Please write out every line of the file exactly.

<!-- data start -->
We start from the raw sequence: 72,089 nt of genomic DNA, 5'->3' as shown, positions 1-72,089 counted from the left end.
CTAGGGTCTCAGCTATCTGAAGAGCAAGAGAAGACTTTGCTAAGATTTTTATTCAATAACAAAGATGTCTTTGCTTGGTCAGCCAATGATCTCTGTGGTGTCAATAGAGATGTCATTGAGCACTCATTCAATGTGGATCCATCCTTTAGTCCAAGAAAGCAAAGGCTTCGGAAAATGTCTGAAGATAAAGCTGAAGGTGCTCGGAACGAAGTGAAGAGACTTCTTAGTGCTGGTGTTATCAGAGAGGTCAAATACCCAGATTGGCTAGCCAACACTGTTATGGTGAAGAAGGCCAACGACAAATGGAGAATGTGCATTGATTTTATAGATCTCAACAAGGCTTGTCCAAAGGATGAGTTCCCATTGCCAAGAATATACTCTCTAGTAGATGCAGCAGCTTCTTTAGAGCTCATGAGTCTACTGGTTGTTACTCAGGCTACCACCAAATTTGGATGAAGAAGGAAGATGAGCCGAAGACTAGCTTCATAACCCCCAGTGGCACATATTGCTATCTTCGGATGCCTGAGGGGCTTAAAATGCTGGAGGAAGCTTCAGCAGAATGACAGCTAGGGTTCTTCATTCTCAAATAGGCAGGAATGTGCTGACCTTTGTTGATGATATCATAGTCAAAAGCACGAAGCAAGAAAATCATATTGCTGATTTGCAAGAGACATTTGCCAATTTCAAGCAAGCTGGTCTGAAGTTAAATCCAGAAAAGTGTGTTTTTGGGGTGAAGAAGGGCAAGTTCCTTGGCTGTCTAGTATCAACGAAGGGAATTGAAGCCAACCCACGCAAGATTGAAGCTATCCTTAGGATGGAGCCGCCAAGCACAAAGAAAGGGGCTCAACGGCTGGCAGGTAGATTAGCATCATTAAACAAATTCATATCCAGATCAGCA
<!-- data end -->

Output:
We start from the raw sequence: 72,089 nt of genomic DNA, 5'->3' as shown, positions 1-72,089 counted from the left end.
CTAGGGTCTCAGCTATCTGAAGAGCAAGAGAAGACTTTGCTAAGATTTTTATTCAATAACAAAGATGTCTTTGCTTGGTCAGCCAATGATCTCTGTGGTGTCAATAGAGATGTCATTGAGCACTCATTCAATGTGGATCCATCCTTTAGTCCAAGAAAGCAAAGGCTTCGGAAAATGTCTGAAGATAAAGCTGAAGGTGCTCGGAACGAAGTGAAGAGACTTCTTAGTGCTGGTGTTATCAGAGAGGTCAAATACCCAGATTGGCTAGCCAACACTGTTATGGTGAAGAAGGCCAACGACAAATGGAGAATGTGCATTGATTTTATAGATCTCAACAAGGCTTGTCCAAAGGATGAGTTCCCATTGCCAAGAATATACTCTCTAGTAGATGCAGCAGCTTCTTTAGAGCTCATGAGTCTACTGGTTGTTACTCAGGCTACCACCAAATTTGGATGAAGAAGGAAGATGAGCCGAAGACTAGCTTCATAACCCCCAGTGGCACATATTGCTATCTTCGGATGCCTGAGGGGCTTAAAATGCTGGAGGAAGCTTCAGCAGAATGACAGCTAGGGTTCTTCATTCTCAAATAGGCAGGAATGTGCTGACCTTTGTTGATGATATCATAGTCAAAAGCACGAAGCAAGAAAATCATATTGCTGATTTGCAAGAGACATTTGCCAATTTCAAGCAAGCTGGTCTGAAGTTAAATCCAGAAAAGTGTGTTTTTGGGGTGAAGAAGGGCAAGTTCCTTGGCTGTCTAGTATCAACGAAGGGAATTGAAGCCAACCCACGCAAGATTGAAGCTATCCTTAGGATGGAGCCGCCAAGCACAAAGAAAGGGGCTCAACGGCTGGCAGGTAGATTAGCATCATTAAACAAATTCATATCCAGATCAGCA